I’m sitting in the Student Union at Bowling Green State University, where it is unusually temperate for late June, attending the 7th annual Allied Media Conference. I hear there are over 400 people attending, and it looks to be the most diverse group I’ve seen at this conference yet.
The first session I attended this morning was a great start to the conference that got me thinking critically right off the bat. Titled, “Is This What Democracy Looks Like?” it featured panelists from a nice variety of organizations: Shivaani Selvaraj Philly IMC Media Mobilizing Project; Francesca Fiorentini, War Resisters League; Susana Adame, Radical Women of Color Bloggers; Betty Yu, Manhattan Neighborhood Network.
All of the panelists directly addressed the challenges of making media that is responsive and accountable to communities, activists and organizers. There was critical discussion about the relationship of more radically grassroots projects to Indymedia as well as the liberal/progressive mainstream media that is primarily published by and for white middle-class progressives.
Blogger Susana Adama tackled race and gender head-on, challenging the notion that blogging is an inherently free and open medium. Instead, she says that there are standard structures that bloggers and readers expect blogs to adhere to.
Adama said that it took six months to bring together the Radical Women of Color Bloggers, in part because it was difficult for the women just to find each other. But that is just one of the struggles they face, because many white male readers react strongly and negatively to these women taking on race, gender and class is a critical fashion. The bloggers have to deal with a deluge of hate filled email and comments posted to their blogs.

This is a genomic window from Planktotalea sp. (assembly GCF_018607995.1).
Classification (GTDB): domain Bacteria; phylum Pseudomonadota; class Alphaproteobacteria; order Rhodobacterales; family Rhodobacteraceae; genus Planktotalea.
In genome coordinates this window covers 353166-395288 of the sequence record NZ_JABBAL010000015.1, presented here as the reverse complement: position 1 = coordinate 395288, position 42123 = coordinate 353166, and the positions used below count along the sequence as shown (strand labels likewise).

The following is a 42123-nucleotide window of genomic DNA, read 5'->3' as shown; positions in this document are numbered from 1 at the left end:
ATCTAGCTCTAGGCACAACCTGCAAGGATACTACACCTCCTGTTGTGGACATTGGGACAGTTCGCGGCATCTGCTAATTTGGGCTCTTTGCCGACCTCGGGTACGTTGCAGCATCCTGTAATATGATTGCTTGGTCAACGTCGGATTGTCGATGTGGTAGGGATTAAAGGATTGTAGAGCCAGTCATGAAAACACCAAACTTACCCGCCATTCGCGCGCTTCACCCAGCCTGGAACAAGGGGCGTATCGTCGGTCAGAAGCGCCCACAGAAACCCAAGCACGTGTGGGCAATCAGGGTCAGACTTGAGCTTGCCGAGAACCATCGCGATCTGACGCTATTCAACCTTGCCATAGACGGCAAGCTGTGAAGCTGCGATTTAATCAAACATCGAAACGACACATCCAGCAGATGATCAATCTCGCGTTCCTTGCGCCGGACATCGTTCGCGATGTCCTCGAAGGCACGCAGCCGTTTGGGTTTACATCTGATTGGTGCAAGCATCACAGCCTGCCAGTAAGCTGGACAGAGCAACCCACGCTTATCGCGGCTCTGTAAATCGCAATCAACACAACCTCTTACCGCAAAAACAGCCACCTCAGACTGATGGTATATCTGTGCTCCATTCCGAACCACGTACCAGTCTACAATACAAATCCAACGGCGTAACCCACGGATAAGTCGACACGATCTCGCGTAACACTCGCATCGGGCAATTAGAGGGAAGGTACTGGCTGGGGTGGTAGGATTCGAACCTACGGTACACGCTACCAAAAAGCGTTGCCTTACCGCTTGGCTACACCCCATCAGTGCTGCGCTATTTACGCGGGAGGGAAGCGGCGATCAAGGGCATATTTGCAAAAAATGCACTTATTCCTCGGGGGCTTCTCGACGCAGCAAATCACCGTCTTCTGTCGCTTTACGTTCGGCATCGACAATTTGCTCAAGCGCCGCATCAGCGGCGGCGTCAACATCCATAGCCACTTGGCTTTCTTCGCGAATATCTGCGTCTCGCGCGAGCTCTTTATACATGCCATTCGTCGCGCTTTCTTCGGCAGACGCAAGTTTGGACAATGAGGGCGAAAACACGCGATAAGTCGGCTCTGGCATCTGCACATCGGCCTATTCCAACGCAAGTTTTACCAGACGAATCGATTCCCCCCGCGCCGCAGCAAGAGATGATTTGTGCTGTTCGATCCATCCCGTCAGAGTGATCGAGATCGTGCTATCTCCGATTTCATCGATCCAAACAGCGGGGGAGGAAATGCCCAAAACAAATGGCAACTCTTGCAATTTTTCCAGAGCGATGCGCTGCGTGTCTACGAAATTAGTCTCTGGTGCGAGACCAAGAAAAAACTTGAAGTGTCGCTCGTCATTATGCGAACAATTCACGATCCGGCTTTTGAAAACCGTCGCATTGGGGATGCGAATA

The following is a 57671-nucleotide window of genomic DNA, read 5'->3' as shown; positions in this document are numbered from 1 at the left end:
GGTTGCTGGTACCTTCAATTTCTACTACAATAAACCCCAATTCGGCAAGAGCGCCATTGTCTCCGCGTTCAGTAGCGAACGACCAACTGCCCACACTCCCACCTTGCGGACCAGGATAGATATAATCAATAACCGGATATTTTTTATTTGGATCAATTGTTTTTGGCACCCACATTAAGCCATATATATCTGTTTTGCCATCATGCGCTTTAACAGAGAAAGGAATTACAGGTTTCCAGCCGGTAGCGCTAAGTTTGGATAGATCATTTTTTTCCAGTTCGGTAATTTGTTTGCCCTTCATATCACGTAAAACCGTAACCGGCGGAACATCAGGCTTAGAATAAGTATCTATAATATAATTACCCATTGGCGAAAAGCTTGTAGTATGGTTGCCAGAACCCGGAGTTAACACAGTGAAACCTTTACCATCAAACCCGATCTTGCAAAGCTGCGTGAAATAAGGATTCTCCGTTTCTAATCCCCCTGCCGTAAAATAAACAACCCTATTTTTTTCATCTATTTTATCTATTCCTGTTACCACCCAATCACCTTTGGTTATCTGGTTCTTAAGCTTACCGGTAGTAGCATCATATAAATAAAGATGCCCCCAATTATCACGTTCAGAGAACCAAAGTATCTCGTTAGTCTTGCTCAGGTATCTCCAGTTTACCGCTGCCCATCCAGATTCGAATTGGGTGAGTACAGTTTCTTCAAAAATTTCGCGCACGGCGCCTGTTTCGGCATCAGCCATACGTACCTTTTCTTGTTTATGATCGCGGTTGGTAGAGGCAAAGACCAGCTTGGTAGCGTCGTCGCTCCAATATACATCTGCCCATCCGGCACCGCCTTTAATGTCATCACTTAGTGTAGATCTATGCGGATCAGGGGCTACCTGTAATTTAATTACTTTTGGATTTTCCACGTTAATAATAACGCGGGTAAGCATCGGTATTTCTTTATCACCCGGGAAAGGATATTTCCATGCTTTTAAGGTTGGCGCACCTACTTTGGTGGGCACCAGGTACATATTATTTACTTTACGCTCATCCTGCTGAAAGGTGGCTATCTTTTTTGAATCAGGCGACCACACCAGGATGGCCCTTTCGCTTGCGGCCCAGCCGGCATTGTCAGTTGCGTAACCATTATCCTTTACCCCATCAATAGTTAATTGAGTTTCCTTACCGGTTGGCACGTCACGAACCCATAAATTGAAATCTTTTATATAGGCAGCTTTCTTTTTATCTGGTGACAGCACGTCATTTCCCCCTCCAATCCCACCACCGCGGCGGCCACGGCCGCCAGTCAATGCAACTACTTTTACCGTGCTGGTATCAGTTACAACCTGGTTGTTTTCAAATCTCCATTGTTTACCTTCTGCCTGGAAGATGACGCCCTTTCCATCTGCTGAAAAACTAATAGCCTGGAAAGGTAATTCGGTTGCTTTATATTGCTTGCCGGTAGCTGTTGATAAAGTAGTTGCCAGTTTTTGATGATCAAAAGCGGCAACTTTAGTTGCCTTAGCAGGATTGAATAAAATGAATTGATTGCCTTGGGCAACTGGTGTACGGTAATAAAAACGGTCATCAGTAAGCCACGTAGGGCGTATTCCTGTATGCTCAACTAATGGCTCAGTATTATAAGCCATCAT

Adama also noted the problem of other progressive blogs which may support the Radical Women of Color, but do not moderate their own comments sections, allowing them to fill up with hateful and racist comments aimed at the Women.
One audience member summed up the situation very clearly, saying, in effect, when you challenge white supremacy then many members of that ruling class is going to feel excluded. But you can’t go on appeasing them. Very simply, she said that it is a privilege in the first place for white people to say that they feel excluded.
I am very glad to have been able to sit in on the stimulating and open conversation that went on during this panel. There were more great ideas and thoughts shared during this panel than I can adequately share or do justice to. But I want to end this post with a final thought that struck me.
Shivaani Selvaraj from Philly IMC said that, in effect, for her project making media is somewhat of a “trojan horse” that brings people to the organization where then they have the opportunity to build relationships and a movement. She poses the questions: “Media for what? Information for what?”